thermodynamic temperature T
standard temperature and pressure for gases (STP)  θ = 0 °C, P = 105 Pa
pH pH, paH+ pH = −log10 (aH+11
elementary charge e = 1.602176634 × 10−19e
Faraday constant F ≈ 96485.33212 C mol−1 F F = e NA C mol−1
electric charge Q  C = A s
electric current I, i
electric current density J, j  A m−2
electric potential V, Φ  V = J C−1
electric potential difference, tension U
electric field strength E E = U/l V m−1
electric resistance R R = U/I Ω = V A−1
electric impedance Z Z = R + iX Ω 12
electric resistivity ρ  Ω m
electric conductance G  S = Ω−1
electric conductivity σ  S m−1
electric capacitance C  F = C V−1
magnetic field strength H  A m−1
magnetic flux density, magnetic induction B  T = V s m−2 13
activity of a radioactive material, activity A A = −dNB/dt Bq = s−1 14, 15
decay (rate) constant λ λ = A/NB s−1 14
specific activity a a = A/m Bq kg−1 16
isotopic ratio R R = NB/NC
abundance of isotope iE in element E:    17
isotope mole fraction. x(iE) x(iE) = n(iE)/n(E)
isotope number fraction X(iE) X(iE) = N(iE)/N(E)
half-life t1/2, T1/2  18
absorbed dose D  Gy = J kg−1
dose equivalent H  Sv = J kg−1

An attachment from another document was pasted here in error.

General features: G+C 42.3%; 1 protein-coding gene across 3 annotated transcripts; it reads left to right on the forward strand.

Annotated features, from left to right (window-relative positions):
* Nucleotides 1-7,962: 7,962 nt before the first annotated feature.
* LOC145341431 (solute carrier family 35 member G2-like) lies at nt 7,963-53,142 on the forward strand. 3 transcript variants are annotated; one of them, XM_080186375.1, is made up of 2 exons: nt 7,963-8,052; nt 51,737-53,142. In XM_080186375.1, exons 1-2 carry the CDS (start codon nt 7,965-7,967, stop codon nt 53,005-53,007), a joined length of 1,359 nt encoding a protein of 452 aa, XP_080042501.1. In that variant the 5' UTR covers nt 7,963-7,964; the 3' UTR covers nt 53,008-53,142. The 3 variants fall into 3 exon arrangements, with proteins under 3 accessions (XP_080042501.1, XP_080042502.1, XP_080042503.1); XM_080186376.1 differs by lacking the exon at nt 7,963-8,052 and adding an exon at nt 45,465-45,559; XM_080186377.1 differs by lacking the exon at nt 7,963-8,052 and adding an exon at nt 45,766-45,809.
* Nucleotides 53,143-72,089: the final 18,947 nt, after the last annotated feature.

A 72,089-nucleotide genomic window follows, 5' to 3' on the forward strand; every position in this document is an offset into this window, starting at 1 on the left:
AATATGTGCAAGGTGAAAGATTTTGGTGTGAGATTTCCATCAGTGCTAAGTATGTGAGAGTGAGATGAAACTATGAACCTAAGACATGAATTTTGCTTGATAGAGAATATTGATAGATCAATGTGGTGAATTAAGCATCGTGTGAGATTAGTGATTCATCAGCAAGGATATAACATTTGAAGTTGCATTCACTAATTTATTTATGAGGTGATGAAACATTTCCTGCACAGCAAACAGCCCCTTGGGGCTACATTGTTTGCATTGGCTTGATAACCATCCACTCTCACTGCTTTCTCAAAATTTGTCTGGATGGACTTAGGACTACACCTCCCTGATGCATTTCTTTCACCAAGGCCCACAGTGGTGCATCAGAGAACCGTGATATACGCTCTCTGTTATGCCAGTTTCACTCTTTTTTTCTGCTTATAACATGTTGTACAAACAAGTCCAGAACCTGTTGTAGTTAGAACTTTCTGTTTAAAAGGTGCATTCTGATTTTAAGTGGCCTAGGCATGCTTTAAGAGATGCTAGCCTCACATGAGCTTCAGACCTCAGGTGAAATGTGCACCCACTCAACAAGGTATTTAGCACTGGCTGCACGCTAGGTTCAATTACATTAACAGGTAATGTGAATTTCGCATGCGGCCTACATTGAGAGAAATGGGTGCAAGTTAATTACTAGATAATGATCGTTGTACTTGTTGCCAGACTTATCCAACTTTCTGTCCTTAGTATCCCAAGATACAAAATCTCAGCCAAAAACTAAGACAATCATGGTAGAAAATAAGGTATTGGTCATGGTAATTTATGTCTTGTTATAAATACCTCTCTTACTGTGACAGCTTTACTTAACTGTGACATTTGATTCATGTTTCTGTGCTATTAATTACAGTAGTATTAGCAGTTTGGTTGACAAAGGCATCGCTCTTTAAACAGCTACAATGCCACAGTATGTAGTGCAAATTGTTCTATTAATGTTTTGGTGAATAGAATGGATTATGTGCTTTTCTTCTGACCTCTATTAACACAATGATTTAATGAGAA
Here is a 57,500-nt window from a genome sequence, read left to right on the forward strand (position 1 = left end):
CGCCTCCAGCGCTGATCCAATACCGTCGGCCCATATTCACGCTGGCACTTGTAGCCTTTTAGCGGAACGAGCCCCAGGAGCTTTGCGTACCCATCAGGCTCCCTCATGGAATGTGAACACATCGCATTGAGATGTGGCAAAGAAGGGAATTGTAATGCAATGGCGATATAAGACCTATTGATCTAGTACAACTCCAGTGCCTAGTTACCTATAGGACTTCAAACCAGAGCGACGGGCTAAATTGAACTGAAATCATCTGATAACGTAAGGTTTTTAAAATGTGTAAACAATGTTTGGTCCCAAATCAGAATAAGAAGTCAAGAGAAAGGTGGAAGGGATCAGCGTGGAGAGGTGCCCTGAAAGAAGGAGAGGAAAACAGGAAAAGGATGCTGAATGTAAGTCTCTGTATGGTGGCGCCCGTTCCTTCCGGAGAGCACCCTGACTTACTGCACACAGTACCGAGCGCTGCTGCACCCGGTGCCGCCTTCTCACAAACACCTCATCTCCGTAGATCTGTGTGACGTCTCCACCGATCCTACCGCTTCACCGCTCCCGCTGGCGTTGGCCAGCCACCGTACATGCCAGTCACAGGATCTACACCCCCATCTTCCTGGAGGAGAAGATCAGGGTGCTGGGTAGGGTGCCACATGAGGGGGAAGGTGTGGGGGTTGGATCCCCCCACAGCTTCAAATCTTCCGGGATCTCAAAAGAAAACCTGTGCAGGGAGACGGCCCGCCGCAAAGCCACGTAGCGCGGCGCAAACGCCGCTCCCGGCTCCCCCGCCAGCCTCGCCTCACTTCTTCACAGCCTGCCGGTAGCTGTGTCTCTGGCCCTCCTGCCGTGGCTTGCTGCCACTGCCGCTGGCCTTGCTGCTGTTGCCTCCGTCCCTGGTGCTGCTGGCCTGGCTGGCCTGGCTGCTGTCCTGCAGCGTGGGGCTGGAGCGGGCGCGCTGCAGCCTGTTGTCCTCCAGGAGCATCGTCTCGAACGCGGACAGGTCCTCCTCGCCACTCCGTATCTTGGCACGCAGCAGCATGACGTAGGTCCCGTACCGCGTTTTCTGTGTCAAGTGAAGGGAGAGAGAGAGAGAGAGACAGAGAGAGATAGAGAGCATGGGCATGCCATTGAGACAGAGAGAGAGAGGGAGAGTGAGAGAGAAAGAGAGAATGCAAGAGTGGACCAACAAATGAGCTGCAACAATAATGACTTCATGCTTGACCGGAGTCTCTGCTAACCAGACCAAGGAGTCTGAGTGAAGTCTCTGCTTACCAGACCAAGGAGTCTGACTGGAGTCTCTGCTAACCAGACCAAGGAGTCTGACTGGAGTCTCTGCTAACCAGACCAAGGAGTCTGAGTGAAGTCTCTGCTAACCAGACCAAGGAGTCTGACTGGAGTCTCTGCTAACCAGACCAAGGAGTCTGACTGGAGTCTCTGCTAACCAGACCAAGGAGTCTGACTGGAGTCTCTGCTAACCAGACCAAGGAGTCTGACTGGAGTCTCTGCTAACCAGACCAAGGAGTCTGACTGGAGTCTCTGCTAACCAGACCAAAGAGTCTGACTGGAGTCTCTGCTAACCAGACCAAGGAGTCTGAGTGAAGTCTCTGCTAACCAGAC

speed of light c  m s−1
speed of light in vacuum c0 = 2.99792458 × 108 m s−1 c, c0  m s−1
wavelength λ
wavenumber , σ  = λ−1 m−1 19
frequency (of electromagnetic radiation) ν ν = c λ−1 Hz
refractive index n n = c0/c 20
radiant power, (radiant energy per time) P P W = J s−1 22
radiant intensity Ie Ie= dP/dΩ W sr−1 23
irradiance, intensity I I = dP/dA W m−2 21, 23
luminous intensity Iv  cd 20
luminous flux Φv  lm = cd sr 21
illuminance Ev Ev = dΦv/dA lx = lm m−2 5, 21
resolution δ  m−1 24
transmittance T T = Ptransmitted/P0
reflectance R R = Preflected/P0
absorptance α α = 1 – T
absorbance A A = ε c l
decadic absorbance A10 A10 = −log10T
Naperian absorbance Ae Ae = −ln T
absorption coefficient ε ε = A/cl  25
absorption index k k = Ae/(4πlṽ
complex refractive index   = n + ik
angle of optical rotation α  1, rad
specific optical rotatory power [α]$λθ$ [α]$λθ$ = α/ρl rad m2 kg−1 4, 26
catalytic activity zE  kat = mol s−1
mass flux qm qm = dm/dt kg s−1